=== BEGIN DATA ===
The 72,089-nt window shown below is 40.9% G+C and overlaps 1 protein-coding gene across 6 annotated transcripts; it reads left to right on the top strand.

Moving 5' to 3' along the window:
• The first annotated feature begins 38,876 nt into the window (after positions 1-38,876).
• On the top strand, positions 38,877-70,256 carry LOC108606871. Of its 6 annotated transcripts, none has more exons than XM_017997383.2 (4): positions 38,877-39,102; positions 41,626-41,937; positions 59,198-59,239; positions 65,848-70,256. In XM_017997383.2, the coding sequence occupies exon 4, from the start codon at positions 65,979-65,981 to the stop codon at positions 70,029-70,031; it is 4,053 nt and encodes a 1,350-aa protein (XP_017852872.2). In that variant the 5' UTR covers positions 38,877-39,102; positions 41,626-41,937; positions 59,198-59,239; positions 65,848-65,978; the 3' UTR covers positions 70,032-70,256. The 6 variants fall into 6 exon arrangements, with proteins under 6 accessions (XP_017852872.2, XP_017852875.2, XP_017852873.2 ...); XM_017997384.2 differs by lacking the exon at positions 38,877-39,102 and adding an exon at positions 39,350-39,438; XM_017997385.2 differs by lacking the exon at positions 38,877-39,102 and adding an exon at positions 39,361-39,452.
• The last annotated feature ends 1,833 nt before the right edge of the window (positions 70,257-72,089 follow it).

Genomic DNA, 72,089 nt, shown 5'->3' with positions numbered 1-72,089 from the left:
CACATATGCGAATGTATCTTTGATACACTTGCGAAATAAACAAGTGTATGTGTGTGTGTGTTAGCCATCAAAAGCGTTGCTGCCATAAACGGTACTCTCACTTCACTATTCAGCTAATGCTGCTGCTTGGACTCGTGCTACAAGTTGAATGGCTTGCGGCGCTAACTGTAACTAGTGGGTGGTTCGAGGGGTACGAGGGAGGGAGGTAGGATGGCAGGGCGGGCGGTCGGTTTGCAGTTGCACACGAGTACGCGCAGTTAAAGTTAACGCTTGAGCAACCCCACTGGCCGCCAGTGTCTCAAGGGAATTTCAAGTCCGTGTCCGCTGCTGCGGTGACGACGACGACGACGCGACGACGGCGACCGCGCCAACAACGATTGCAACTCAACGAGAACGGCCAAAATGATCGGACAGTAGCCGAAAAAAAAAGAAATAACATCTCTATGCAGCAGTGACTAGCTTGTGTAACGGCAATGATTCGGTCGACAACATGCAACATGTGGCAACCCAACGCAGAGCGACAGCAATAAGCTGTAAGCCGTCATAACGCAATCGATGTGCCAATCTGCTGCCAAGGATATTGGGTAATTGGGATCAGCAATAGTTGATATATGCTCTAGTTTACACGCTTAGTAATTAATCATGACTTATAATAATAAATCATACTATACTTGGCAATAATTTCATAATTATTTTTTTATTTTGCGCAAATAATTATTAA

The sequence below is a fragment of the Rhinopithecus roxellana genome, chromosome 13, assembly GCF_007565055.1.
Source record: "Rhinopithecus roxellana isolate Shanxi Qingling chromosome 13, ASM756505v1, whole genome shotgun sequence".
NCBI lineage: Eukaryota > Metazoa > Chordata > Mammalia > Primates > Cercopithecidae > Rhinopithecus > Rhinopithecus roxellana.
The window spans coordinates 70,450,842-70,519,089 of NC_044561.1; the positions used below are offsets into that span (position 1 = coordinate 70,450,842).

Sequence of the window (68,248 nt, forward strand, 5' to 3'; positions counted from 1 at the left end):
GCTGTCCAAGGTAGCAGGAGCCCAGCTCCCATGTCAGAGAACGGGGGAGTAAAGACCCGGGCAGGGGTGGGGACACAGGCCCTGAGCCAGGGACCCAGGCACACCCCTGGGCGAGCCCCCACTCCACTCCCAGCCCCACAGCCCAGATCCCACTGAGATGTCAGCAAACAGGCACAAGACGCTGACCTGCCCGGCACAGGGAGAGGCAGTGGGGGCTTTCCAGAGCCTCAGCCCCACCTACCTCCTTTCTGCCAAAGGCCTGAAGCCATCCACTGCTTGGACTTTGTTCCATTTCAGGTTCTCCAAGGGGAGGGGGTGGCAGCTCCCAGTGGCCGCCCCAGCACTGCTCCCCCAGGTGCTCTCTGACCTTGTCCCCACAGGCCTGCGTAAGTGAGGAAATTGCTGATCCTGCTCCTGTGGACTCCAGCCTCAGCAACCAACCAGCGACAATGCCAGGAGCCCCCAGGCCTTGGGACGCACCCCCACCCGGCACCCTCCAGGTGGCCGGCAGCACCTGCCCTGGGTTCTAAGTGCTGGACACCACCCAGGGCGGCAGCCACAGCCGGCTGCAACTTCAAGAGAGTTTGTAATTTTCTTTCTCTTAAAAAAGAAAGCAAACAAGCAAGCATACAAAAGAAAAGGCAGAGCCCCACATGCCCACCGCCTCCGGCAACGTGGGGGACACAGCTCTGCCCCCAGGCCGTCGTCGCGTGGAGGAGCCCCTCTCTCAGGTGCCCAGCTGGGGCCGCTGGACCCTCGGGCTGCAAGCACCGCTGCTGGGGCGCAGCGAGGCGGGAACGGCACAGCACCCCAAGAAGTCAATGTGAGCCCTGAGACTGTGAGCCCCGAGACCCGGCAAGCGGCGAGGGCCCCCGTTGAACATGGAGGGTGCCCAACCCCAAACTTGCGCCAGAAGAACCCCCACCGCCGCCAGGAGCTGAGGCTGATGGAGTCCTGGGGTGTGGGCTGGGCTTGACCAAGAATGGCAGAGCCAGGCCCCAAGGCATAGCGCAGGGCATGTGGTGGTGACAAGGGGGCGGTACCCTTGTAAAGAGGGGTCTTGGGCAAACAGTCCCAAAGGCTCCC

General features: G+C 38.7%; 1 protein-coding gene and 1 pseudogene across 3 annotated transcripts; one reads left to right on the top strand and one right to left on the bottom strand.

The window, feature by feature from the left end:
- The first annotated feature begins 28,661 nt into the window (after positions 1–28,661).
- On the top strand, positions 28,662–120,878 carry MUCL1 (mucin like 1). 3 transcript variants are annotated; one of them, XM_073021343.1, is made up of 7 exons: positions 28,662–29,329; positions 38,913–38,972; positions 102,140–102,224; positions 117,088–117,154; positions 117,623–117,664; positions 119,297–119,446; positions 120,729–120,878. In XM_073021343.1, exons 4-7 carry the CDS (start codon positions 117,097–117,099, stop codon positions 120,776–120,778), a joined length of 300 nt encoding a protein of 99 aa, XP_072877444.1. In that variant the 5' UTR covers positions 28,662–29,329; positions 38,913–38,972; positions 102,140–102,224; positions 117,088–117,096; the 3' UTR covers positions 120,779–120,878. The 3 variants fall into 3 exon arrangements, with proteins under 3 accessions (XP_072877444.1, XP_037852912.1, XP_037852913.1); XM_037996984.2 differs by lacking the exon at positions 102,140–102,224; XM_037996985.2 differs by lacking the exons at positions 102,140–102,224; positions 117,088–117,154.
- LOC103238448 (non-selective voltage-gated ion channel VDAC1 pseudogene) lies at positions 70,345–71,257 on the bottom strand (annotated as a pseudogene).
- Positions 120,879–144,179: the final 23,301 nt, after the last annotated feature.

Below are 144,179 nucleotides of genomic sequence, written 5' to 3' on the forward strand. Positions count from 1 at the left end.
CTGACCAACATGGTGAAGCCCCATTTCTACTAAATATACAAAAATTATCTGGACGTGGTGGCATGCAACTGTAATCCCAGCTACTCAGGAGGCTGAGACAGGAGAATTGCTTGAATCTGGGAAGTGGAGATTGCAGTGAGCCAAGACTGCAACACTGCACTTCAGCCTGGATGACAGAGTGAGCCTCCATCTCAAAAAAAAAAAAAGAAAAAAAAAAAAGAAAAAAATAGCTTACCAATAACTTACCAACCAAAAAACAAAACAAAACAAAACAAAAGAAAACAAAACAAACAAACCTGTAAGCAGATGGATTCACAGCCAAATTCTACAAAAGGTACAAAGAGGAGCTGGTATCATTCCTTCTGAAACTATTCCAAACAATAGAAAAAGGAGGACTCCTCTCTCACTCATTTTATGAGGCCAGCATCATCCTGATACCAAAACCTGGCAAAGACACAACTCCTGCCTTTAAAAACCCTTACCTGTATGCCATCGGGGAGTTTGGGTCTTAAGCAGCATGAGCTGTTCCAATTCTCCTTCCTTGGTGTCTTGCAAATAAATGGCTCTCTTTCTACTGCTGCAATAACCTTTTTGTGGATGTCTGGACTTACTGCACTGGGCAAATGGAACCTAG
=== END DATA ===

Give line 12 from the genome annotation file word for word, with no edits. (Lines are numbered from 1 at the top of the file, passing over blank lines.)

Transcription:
Sequence of the window (68,248 nt, forward strand, 5' to 3'; positions counted from 1 at the left end):